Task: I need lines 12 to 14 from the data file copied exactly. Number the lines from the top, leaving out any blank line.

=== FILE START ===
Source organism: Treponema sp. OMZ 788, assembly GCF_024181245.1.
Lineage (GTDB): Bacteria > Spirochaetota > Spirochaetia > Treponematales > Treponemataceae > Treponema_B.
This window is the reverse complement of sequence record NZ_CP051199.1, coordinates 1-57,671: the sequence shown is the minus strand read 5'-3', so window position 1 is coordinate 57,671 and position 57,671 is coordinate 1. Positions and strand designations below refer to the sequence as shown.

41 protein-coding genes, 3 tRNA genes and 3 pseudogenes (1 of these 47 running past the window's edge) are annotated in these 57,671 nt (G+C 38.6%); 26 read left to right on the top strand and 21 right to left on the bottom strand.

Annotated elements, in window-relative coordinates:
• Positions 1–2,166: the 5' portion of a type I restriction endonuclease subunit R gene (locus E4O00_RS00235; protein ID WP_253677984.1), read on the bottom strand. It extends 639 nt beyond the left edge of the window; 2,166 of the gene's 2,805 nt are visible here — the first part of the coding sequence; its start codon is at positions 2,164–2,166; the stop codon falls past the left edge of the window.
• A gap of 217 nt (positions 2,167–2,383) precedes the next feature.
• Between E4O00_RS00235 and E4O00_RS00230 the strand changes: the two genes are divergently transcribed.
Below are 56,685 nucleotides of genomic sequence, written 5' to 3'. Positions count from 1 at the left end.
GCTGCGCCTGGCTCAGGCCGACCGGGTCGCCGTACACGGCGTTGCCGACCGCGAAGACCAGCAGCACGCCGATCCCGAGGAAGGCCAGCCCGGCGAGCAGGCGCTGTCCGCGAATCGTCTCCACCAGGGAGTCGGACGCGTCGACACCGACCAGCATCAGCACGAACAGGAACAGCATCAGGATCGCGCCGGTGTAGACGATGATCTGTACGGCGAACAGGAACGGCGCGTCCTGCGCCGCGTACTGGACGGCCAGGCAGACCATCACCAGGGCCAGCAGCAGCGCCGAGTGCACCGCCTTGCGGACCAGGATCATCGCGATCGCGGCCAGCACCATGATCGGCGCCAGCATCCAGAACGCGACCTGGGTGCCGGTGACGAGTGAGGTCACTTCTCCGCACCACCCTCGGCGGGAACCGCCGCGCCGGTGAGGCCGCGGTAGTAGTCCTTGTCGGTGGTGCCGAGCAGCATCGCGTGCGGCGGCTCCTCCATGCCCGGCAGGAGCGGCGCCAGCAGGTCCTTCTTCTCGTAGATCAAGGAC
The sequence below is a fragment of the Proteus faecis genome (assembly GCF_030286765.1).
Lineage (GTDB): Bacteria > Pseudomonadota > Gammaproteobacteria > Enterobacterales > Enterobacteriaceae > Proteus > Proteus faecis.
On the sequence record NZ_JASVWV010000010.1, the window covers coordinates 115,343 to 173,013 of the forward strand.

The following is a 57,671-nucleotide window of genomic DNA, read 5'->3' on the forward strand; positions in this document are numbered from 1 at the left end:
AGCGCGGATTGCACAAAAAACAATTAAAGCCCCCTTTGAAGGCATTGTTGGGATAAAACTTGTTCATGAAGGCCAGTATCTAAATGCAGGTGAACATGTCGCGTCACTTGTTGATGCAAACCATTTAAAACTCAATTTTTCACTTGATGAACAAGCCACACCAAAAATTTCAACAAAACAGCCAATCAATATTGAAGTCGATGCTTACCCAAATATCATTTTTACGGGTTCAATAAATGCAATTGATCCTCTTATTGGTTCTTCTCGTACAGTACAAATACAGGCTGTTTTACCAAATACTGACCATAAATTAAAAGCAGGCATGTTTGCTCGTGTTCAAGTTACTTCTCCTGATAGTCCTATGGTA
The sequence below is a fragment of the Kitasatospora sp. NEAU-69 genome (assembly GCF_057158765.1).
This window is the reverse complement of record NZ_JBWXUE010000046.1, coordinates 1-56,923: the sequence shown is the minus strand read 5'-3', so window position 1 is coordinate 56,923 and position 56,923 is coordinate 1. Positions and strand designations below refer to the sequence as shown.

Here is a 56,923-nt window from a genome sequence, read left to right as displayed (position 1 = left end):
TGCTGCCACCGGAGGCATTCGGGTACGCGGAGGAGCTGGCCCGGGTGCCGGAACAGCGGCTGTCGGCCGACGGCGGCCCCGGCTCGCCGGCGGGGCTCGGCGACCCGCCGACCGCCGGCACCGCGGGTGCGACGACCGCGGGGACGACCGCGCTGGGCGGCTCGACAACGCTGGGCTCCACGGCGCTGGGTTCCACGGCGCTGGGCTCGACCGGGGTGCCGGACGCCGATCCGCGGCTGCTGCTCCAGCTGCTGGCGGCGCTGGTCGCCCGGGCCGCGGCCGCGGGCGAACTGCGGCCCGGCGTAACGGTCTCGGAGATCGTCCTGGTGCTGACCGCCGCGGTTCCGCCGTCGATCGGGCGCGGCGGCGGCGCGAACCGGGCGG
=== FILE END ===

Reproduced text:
Lineage (GTDB): Bacteria > Pseudomonadota > Gammaproteobacteria > Enterobacterales > Enterobacteriaceae > Proteus > Proteus faecis.
On the sequence record NZ_JASVWV010000010.1, the window covers coordinates 115,343 to 173,013 of the forward strand.

The following is a 57,671-nucleotide window of genomic DNA, read 5'->3' on the forward strand; positions in this document are numbered from 1 at the left end: